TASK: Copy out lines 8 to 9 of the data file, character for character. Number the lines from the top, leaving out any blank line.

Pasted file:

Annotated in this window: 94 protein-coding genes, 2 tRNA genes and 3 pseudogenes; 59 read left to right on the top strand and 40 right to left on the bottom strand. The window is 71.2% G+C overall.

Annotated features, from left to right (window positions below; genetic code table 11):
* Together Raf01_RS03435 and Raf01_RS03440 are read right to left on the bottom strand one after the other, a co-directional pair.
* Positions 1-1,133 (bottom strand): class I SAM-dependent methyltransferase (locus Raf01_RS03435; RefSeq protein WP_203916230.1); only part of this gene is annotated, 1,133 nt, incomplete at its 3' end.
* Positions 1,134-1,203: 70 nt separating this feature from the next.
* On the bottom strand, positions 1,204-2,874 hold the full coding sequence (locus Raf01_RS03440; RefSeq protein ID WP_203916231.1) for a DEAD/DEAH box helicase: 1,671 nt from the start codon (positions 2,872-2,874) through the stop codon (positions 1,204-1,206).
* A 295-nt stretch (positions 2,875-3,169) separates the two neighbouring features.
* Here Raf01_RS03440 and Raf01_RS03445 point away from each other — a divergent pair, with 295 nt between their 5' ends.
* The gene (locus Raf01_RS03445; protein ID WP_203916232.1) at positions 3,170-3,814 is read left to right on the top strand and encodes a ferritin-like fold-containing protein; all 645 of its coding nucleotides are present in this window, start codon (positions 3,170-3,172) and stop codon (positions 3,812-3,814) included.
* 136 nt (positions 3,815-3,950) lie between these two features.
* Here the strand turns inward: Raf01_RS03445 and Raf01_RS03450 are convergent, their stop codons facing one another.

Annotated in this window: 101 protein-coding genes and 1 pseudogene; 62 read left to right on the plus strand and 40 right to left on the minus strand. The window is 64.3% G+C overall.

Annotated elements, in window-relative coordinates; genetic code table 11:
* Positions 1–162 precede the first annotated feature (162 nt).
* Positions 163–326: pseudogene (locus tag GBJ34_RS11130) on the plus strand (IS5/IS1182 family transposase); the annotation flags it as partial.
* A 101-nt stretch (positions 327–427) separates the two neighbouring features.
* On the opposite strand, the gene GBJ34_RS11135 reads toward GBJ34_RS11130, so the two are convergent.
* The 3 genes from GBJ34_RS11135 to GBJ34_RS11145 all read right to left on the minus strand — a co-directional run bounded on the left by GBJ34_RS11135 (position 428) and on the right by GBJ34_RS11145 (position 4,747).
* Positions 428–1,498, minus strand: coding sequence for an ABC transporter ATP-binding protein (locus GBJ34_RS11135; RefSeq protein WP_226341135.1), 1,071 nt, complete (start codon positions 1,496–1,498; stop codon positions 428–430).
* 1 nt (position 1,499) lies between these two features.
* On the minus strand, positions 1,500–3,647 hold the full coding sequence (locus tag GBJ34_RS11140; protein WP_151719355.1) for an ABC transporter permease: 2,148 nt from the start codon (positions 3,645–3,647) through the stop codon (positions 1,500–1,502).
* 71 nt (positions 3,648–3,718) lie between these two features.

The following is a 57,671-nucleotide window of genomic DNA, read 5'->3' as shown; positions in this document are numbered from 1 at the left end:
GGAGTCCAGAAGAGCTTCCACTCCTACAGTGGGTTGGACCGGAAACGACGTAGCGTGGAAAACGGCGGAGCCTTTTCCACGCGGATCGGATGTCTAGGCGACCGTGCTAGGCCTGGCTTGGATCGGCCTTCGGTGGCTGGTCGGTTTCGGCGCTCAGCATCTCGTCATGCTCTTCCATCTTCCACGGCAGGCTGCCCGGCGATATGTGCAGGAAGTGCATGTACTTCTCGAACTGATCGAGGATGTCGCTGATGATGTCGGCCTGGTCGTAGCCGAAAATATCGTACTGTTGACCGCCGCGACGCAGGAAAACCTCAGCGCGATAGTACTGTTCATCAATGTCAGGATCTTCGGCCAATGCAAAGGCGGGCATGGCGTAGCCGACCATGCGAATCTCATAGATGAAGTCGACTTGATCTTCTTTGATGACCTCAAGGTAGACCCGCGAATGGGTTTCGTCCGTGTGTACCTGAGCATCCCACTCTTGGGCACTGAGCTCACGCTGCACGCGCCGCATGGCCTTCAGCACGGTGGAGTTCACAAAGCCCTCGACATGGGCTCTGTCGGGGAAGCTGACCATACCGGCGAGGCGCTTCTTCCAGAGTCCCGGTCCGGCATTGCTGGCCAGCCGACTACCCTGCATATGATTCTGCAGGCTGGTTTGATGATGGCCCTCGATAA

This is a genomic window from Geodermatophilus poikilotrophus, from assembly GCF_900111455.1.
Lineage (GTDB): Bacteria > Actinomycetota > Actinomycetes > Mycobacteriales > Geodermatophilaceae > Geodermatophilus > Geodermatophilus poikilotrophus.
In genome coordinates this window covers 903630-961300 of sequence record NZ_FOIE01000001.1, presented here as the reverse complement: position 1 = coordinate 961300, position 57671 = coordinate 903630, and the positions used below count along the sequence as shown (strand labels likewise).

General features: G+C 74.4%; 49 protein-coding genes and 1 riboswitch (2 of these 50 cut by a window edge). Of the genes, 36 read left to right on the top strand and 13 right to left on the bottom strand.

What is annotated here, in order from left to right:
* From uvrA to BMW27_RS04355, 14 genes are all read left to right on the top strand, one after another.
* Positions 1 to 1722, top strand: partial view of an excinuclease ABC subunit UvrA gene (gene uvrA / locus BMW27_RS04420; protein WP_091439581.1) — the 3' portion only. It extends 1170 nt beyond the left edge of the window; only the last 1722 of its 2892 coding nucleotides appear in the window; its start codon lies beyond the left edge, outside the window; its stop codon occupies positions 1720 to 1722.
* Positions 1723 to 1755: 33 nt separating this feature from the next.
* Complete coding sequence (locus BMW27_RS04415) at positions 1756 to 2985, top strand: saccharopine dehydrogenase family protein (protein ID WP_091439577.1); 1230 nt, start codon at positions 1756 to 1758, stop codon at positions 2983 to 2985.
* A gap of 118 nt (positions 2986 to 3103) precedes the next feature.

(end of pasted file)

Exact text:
* Here Raf01_RS03440 and Raf01_RS03445 point away from each other — a divergent pair, with 295 nt between their 5' ends.
* The gene (locus Raf01_RS03445; protein ID WP_203916232.1) at positions 3,170-3,814 is read left to right on the top strand and encodes a ferritin-like fold-containing protein; all 645 of its coding nucleotides are present in this window, start codon (positions 3,170-3,172) and stop codon (positions 3,812-3,814) included.